The episodes without Arima have plenty of room to rock. One of the appeals of manga is that it can go on for a long time, and afford a large cast that get to have their own stories and episodes. This is one of the strengths of Fruits Basket, for instance.
The best episodes of the second half of the series are about characters who, when fleshed out, are infinitely better than Arima (who I realised was cursed with “anime nice guy” personality – which means that, try as he might, he has no real character until it turns out to be a very bad one indeed). The Shibahime storyline was a fine two episode adventure about understanding family members, connecting to one another, and realising that people can “spend the same days”. The scenes of Shibahime bonding with her new family were great, and Zumappi could have been a valuable addition to the line up.

Then we have the addition of Tonami, the tanned Okinawan import who has come back to town so that he may ruin Sakura’s life. This is also a good story, told well and with the idea that one can recognise that they have, themselves, changed yet be completely incapable of recognising that others might also possess this quality.

Which is where the whole series falls apart. GAiNAX’s formerly charming work at avoiding budget constraints falls apart almost entirely. I am somewhat intrigued by long conversations between characters set entirely to infrequently shifting and repeating shots of scenery with effective music playing, and that’s not even sarcasm.

What Kare Kano does is skip the interesting characters after a while, devotes more than two episodes of its total runtime to recapping the story, begins several episodes with recaps that last greater than two minutes, and then skips animation in totally unacceptable ways. An episode told in paper cut outs is not as visually arresting as it could be, but a finale told almost entirely without colour, animation or even spoken dialogue is really not on.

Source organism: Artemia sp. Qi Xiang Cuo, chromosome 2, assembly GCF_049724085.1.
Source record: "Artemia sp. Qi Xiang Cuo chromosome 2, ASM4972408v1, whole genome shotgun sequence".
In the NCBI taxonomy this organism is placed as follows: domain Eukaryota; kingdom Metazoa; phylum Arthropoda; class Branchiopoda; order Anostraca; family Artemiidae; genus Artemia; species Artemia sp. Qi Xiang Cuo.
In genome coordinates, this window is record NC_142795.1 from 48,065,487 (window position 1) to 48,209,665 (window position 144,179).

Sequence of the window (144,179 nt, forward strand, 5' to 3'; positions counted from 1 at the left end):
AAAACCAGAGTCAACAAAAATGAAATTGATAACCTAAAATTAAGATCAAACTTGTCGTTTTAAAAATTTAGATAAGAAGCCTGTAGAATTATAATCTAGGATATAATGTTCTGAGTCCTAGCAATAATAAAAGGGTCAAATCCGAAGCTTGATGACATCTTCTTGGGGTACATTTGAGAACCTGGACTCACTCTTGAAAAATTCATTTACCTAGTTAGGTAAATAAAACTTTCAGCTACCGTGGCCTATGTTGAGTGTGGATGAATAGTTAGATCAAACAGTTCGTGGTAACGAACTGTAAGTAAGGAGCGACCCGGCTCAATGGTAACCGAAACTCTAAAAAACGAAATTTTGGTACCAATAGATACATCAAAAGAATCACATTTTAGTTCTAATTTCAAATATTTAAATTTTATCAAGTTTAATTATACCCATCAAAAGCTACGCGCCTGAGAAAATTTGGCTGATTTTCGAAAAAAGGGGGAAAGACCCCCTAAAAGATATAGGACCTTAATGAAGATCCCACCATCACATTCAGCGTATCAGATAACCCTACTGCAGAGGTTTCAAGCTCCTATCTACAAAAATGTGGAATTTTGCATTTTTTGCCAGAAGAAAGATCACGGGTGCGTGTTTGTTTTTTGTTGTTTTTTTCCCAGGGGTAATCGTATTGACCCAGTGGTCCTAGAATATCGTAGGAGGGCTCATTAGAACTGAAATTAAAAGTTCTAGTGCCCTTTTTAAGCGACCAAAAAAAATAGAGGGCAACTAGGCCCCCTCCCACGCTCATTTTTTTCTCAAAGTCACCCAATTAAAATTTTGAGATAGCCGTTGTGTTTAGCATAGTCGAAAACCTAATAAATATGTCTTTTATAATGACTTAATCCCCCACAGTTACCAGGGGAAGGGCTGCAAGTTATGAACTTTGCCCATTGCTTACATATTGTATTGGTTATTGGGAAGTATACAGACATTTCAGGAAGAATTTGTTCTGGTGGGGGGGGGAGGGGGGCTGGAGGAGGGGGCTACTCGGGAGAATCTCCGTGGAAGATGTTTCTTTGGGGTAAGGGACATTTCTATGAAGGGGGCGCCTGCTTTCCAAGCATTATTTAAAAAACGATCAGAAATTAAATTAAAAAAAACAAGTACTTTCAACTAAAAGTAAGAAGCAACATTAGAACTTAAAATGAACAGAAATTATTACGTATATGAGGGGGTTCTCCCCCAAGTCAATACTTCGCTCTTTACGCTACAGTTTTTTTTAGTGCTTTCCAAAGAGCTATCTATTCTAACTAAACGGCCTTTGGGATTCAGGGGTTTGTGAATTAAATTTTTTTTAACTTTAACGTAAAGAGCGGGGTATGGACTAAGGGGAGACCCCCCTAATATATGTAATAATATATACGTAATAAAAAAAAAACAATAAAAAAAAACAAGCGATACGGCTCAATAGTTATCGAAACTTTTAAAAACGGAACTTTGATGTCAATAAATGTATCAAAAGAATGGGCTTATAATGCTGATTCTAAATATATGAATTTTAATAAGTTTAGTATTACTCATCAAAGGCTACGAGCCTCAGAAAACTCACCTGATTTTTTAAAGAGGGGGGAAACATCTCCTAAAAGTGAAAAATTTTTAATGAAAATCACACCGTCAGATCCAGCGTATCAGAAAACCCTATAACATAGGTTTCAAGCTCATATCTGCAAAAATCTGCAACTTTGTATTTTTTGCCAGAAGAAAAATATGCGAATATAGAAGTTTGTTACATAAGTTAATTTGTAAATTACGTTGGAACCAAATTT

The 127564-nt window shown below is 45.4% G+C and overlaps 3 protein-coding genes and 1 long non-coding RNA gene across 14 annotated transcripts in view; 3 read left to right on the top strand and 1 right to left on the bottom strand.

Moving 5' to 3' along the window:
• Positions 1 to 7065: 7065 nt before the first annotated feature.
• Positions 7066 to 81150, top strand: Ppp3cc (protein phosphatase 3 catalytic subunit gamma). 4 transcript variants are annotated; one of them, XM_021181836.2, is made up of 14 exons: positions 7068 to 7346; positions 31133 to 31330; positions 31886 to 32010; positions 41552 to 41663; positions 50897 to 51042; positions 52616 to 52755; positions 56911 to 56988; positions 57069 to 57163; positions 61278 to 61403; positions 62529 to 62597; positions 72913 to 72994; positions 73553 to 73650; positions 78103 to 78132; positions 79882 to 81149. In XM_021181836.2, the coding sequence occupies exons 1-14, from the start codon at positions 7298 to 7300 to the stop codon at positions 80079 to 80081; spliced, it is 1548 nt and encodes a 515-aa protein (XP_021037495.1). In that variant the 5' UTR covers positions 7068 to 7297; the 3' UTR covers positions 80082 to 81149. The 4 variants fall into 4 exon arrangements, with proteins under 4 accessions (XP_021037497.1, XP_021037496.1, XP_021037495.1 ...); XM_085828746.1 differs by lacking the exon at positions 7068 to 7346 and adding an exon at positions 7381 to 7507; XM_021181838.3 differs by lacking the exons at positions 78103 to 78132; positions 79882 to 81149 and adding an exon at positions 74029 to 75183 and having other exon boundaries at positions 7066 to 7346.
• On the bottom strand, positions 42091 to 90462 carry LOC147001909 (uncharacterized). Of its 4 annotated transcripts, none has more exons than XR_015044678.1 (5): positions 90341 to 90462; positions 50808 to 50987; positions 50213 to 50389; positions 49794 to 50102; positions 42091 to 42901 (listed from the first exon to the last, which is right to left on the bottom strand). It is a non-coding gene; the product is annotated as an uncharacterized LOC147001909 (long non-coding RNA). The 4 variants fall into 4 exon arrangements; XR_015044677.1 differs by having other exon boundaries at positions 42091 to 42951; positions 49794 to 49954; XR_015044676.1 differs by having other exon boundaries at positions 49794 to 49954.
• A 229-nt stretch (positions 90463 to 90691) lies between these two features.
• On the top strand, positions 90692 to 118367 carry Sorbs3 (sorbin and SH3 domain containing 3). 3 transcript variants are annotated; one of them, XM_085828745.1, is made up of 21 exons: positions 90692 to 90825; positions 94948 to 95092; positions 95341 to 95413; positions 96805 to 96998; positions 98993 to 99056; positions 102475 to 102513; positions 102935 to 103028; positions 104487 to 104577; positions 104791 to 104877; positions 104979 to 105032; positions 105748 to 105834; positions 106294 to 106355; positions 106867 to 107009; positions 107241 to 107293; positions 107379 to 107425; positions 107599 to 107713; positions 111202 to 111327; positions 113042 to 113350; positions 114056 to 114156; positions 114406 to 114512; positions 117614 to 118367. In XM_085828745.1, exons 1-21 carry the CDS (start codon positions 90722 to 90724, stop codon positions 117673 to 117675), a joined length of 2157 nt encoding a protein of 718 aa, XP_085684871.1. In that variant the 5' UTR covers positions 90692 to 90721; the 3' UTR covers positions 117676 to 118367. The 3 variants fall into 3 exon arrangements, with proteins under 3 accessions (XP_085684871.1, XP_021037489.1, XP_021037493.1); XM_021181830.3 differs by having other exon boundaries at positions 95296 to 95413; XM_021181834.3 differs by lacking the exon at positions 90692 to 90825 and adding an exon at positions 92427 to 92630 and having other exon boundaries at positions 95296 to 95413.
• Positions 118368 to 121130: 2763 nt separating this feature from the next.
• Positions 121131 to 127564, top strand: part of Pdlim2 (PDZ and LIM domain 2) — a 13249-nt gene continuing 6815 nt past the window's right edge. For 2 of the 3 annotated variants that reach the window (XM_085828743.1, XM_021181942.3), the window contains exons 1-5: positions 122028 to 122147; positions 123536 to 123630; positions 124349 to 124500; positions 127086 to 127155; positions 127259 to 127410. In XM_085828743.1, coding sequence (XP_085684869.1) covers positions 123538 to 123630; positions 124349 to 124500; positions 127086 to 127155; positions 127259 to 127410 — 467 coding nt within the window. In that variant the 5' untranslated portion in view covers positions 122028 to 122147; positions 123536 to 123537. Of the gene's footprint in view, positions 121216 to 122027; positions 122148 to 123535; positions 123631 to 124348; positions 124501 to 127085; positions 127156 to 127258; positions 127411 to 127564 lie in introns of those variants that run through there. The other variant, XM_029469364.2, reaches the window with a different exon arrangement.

The final episode features a Tonami and Sakura storyline (justified by the unspecific nature of the “his” and “hers” in the title) told with two narrators explaining “conversation” while the conversation plays out in written text. I have no idea what this is, for real. It has no real emotional weight and is counterpointed by the totally unpalatable efforts of Arima looking at himself in the mirror.

I’ve got to focus on the fact that the extended cast was lovable, that Kare Kano projects yet another totally bizarre view of homosexuality in Japan (if you believe anime, every Japanese guy ever is gay), because otherwise I’ll get mad about laziness masquerading as creativity. I am thankful for my DVD player that plays audio and subs at double speed, because otherwise I would not have been able to stomach all of the waste and repetition in what should have been an excellent series. My optimism and love of all things has been replaced with a desire to fire things into the Sun, and this is not good.

The majority of Kare Kano is great, but it has a couple of huge, gaping flaws that sour the rest of it almost irreparably. One is supposed to love anime, and one is supposed to be able to think “the pure romance of Japan exudes from the pores of Kare Kano, even if this is a Japan that does not exist”, but one is not allowed to do so because of purely unhealthy, unresolved, apparently permissible, mindfucking.
The content of Kare Kano and the ultimate attitude of GAiNAX unlocked a feeling that I had suppressed a long time ago: my cynicism came out in force. Now, this is a strong beast, and I’m not sure if I can be held responsible for what may be unleashed on the world hereafter.